Germany says it can last 2.5 months without Russian gas after Russia throttled its supply

Germany says it can last 2.5 months without Russian gas after Russia throttled its supply
Part of the Nord Stream 2 gas pipeline.Stefan Sauer/Getty Images
  • Germany declared a natural gas shortage this week after Russia throttled supplies.
  • An energy official told ZDF that Germany can last up to 2.5 months without any Russian gas.

Germany could last for about two and a half months without Russian gas if its storage tanks were full, a top official said on Friday.

Klaus Müller, the head of Germany's energy regulator, told the public broadcaster ZDF that the government must take significant steps to save gas and quickly find new suppliers after Russia throttled supplies this week.

"If the storage facilities in Germany were mathematically 100% full ... we could do without Russian gas completely ... for just about two-and-a-half months and then the storage tanks will be empty," he said.

Storage is about 58% full, which is higher than at this time last year, but time is running out to top them up before the winter months.

Muller also warned of "difficult" autumn and winter months ahead and said Germans may see their gas bills double or even triple.


"Everyone in the industry and in their home life can contribute to this — and yes, this also includes jumpers, shower heads, turning the heating down a bit, all of this helps," he said.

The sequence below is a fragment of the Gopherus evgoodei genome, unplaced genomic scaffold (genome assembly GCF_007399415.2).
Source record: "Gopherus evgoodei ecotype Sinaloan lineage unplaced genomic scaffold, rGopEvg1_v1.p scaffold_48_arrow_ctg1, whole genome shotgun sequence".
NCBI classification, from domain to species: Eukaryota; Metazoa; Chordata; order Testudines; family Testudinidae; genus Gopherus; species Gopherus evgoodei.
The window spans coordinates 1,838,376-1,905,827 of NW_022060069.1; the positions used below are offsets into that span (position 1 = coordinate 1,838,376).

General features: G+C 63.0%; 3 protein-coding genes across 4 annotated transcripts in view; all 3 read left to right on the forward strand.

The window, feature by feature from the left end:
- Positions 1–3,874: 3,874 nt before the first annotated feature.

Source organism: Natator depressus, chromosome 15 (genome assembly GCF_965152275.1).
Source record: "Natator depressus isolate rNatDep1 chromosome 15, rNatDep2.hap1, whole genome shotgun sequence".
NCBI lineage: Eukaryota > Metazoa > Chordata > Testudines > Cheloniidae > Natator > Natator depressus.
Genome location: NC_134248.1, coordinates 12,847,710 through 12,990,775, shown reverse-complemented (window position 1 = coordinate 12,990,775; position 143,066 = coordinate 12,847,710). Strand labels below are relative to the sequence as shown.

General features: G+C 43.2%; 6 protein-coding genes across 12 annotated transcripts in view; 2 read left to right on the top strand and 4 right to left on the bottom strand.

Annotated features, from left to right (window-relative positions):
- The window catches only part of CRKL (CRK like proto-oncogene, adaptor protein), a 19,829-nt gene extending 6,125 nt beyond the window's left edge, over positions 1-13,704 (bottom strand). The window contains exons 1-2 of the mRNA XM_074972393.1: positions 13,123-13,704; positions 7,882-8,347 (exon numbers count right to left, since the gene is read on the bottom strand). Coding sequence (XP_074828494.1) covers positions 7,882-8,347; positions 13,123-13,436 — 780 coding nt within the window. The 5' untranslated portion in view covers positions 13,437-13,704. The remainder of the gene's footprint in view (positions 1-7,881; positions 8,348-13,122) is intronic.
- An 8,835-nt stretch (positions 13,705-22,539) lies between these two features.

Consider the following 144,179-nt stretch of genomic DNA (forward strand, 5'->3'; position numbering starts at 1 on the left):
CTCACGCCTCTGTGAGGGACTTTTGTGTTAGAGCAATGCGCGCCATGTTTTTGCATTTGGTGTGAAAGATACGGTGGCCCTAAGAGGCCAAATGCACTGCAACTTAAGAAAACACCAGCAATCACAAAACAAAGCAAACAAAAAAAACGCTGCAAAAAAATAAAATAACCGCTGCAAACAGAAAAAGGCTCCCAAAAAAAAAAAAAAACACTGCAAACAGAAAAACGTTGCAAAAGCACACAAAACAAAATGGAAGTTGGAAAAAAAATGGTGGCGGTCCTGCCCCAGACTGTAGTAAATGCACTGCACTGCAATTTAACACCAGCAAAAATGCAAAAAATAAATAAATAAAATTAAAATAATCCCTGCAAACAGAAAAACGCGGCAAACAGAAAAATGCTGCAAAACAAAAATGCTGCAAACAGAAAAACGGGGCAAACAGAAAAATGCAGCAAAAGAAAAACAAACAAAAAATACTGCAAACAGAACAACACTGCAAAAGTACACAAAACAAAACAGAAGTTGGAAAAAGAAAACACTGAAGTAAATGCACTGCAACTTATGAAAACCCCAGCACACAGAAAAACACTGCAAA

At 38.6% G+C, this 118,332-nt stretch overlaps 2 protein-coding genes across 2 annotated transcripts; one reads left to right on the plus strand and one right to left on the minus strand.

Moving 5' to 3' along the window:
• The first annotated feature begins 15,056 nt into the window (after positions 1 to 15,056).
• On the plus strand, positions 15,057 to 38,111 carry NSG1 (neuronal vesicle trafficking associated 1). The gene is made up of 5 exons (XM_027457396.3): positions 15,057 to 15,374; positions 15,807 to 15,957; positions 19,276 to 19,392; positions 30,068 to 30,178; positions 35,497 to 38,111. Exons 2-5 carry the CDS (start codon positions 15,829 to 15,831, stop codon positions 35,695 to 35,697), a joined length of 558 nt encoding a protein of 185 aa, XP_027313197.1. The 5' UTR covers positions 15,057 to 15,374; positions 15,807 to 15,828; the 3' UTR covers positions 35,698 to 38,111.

Russia started cutting gas flows to Germany on June 14 in retaliation over European sanctions and military support for Ukraine following its invasion.

On Thursday, Robert Habeck, the economic affairs minister, declared a natural gas shortage and said the top priority for Germany was filling storage tanks in time for winter.

He said the government was moving into the second phase of its three-stage emergency plan to protect supplies. The second phase does not call for state intervention, but certain sectors would have supplies prioritized under the third stage.

"Companies would have to stop production, lay off their workers, supply chains would collapse, people would go into debt to pay their heating bills," Habeck told Der Spiegel magazine.


Last week, Gazprom, the state-controlled Russian energy company, announced that it cut natural-gas flows through the Nord Stream pipeline running into Germany by about 60%.